But since the time when the operative character of the Association was dropped, and from a practical art it changed into a social science, where are we to look for its works?

Very easy it is, to be sure, to point to the great and good men who have been from time to time members of the Order; to pronounce that one incomparable name of Washington ; to tell of the more than fifty of the fifty-six signers of the Declaration of Independence, (if I have the figures right), who were Masons. Still the question comes back from the critical, on-looking world : "Where are the Hospitals, the Homes for the aged and the infirm, the Asylums for the poor and the orphan, the organized Institutions of charity, which this so-called society of benevolence has founded or endowed, or has the control of?" After all, have not men sought it rather as a personal pleasure, than patronized it as a public good?"

Brethren, those questions won't do us any harm. Perhaps it will be worth our while to pay more attention to them than we have yet done. But I have asked them, that I might answer them for an object, and that object is definition.

First, almsgiving is not the most important part of charity. The Christian Paul, chiefest of the apostles, does not even enumerate almsgiving among the attributes of this heavenly virtue. Nay, he discriminates between them: "Though I bestow all my goods to feed the poor, and have not charity (love), it profiteth me nothing." Almsgiving is good; let none withhold it, or speak slightingly of it. But there is something better. Alas! the cold charities of the world, the gift that has no heart in it! Sympathy is better, love is better, true fellow-feeling, the recognition of equality and a common interest. And this is Masonic charity, that does its silent work, dropping on the sore places in human hearts its healing balm, dropping like the morning dew and the soft rain upon the wilted flower and the sear grass.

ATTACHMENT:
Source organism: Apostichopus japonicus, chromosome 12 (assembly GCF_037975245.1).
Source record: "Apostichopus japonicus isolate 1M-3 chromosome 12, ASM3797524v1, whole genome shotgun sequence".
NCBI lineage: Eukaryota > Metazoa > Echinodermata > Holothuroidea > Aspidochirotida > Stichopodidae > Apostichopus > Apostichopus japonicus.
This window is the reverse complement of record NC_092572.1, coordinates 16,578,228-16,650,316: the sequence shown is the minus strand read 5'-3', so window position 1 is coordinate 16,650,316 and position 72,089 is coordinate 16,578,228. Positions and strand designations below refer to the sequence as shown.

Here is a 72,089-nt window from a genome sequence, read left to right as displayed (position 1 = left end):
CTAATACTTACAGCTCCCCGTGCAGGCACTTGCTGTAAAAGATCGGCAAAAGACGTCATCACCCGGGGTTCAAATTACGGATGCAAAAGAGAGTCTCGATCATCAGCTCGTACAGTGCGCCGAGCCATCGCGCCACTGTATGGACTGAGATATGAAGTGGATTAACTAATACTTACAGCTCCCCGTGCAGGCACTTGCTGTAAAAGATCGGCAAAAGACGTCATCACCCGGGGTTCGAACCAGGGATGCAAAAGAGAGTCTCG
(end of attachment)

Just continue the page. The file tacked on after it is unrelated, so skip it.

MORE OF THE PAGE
Secondly. To found hospitals, to open asylums, to organize public charities like these, is not after the genius of Freemasonry, is not the work which it undertakes to do. Freemasons are, indeed, their friends and patrons, and they are taught to regard the world as the wide field of benevolence. But Freemasonry is not a party or a sect. Nor is it even a society, strictly speaking—a society organized to do this or that specific work; that is, some outward, visible work. Freemasonry is a pfinciple, a spirit, a life, and its nature is to influence the private heart, to act upon the individual soul, to mould personal character—to work on men and society like leaven. And in this it resembles more nearly than, any other human institution all that is most characteristic of the religion of Jesus, and, like our religion, God given, while systems and dynasties and other institutions innumerable have passed away. Free and Accepted Masonry has withstood the never ceasing tide of changes in the world's affairs, and shows to-day, after ages counted by hundreds, no signs of decrepitude or decay.

I think with amazement of its vitality, next to that of the Church of the Living God!

The Masonic Order is a Brotherhood. How to be brothers indeed; bow, in the midst of diversities of interest, diversities of condition, diversities of opinion and belief, diversities of race and nation, to be brothers still; loving brothers in a world rent by violence, sundered by partition walls, full of intolerance, and party feeling, and sectarian strife and the exclusiveness of caste, and how to do a brother's part—this is the science which Freemasonry teaches, this the art which Masons practise.